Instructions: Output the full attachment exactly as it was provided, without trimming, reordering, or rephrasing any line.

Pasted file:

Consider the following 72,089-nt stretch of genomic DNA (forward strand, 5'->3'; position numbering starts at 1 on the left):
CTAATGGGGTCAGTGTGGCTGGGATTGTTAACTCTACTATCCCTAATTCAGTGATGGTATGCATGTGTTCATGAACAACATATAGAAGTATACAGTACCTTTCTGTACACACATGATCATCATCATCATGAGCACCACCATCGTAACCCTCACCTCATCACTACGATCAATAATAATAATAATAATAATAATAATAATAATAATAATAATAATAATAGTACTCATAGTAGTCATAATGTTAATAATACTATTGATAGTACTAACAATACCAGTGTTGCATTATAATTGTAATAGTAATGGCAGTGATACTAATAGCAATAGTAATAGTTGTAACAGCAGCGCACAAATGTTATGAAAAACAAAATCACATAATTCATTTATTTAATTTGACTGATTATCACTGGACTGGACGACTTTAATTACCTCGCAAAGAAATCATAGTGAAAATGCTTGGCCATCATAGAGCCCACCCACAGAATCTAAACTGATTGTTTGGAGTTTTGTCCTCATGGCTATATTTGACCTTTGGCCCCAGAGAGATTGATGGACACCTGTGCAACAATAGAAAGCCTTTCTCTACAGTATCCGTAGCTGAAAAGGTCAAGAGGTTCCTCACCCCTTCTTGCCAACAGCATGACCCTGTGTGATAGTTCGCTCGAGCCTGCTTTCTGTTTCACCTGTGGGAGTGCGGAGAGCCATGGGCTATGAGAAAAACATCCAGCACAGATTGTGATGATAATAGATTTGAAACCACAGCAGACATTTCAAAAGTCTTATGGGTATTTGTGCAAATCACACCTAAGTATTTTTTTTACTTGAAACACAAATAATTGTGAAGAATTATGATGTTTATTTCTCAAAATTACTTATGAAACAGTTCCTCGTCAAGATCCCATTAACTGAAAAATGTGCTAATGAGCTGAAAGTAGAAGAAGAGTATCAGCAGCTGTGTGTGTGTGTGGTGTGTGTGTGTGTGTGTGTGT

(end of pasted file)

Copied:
Consider the following 72,089-nt stretch of genomic DNA (forward strand, 5'->3'; position numbering starts at 1 on the left):
CTAATGGGGTCAGTGTGGCTGGGATTGTTAACTCTACTATCCCTAATTCAGTGATGGTATGCATGTGTTCATGAACAACATATAGAAGTATACAGTACCTTTCTGTACACACATGATCATCATCATCATGAGCACCACCATCGTAACCCTCACCTCATCACTACGATCAATAATAATAATAATAATAATAATAATAATAATAATAATAATAATAATAGTACTCATAGTAGTCATAATGTTAATAATACTATTGATAGTACTAACAATACCAGTGTTGCATTATAATTGTAATAGTAATGGCAGTGATACTAATAGCAATAGTAATAGTTGTAACAGCAGCGCACAAATGTTATGAAAAACAAAATCACATAATTCATTTATTTAATTTGACTGATTATCACTGGACTGGACGACTTTAATTACCTCGCAAAGAAATCATAGTGAAAATGCTTGGCCATCATAGAGCCCACCCACAGAATCTAAACTGATTGTTTGGAGTTTTGTCCTCATGGCTATATTTGACCTTTGGCCCCAGAGAGATTGATGGACACCTGTGCAACAATAGAAAGCCTTTCTCTACAGTATCCGTAGCTGAAAAGGTCAAGAGGTTCCTCACCCCTTCTTGCCAACAGCATGACCCTGTGTGATAGTTCGCTCGAGCCTGCTTTCTGTTTCACCTGTGGGAGTGCGGAGAGCCATGGGCTATGAGAAAAACATCCAGCACAGATTGTGATGATAATAGATTTGAAACCACAGCAGACATTTCAAAAGTCTTATGGGTATTTGTGCAAATCACACCTAAGTATTTTTTTTACTTGAAACACAAATAATTGTGAAGAATTATGATGTTTATTTCTCAAAATTACTTATGAAACAGTTCCTCGTCAAGATCCCATTAACTGAAAAATGTGCTAATGAGCTGAAAGTAGAAGAAGAGTATCAGCAGCTGTGTGTGTGTGTGGTGTGTGTGTGTGTGTGTGTGT